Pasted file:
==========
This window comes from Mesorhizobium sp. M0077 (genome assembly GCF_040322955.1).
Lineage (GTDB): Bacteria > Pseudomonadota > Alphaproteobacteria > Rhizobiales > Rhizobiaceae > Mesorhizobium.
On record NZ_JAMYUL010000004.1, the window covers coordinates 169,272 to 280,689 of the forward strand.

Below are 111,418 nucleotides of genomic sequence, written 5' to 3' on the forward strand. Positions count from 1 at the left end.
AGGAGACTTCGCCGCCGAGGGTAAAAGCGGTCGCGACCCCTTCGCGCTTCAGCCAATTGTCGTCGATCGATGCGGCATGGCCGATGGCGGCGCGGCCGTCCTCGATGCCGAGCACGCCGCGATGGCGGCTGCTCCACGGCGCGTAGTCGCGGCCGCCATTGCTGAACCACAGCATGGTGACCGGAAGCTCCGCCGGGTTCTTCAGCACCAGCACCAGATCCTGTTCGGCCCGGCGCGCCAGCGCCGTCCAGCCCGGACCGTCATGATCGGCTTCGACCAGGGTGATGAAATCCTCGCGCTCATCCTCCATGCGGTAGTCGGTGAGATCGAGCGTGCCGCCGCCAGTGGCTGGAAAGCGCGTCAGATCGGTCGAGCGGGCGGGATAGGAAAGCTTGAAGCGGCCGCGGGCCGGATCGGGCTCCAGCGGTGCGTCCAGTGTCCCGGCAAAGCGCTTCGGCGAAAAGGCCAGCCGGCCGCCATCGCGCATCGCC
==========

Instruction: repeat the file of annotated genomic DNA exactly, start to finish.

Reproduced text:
This window comes from Mesorhizobium sp. M0077 (genome assembly GCF_040322955.1).
Lineage (GTDB): Bacteria > Pseudomonadota > Alphaproteobacteria > Rhizobiales > Rhizobiaceae > Mesorhizobium.
On record NZ_JAMYUL010000004.1, the window covers coordinates 169,272 to 280,689 of the forward strand.

Below are 111,418 nucleotides of genomic sequence, written 5' to 3' on the forward strand. Positions count from 1 at the left end.
AGGAGACTTCGCCGCCGAGGGTAAAAGCGGTCGCGACCCCTTCGCGCTTCAGCCAATTGTCGTCGATCGATGCGGCATGGCCGATGGCGGCGCGGCCGTCCTCGATGCCGAGCACGCCGCGATGGCGGCTGCTCCACGGCGCGTAGTCGCGGCCGCCATTGCTGAACCACAGCATGGTGACCGGAAGCTCCGCCGGGTTCTTCAGCACCAGCACCAGATCCTGTTCGGCCCGGCGCGCCAGCGCCGTCCAGCCCGGACCGTCATGATCGGCTTCGACCAGGGTGATGAAATCCTCGCGCTCATCCTCCATGCGGTAGTCGGTGAGATCGAGCGTGCCGCCGCCAGTGGCTGGAAAGCGCGTCAGATCGGTCGAGCGGGCGGGATAGGAAAGCTTGAAGCGGCCGCGGGCCGGATCGGGCTCCAGCGGTGCGTCCAGTGTCCCGGCAAAGCGCTTCGGCGAAAAGGCCAGCCGGCCGCCATCGCGCATCGCC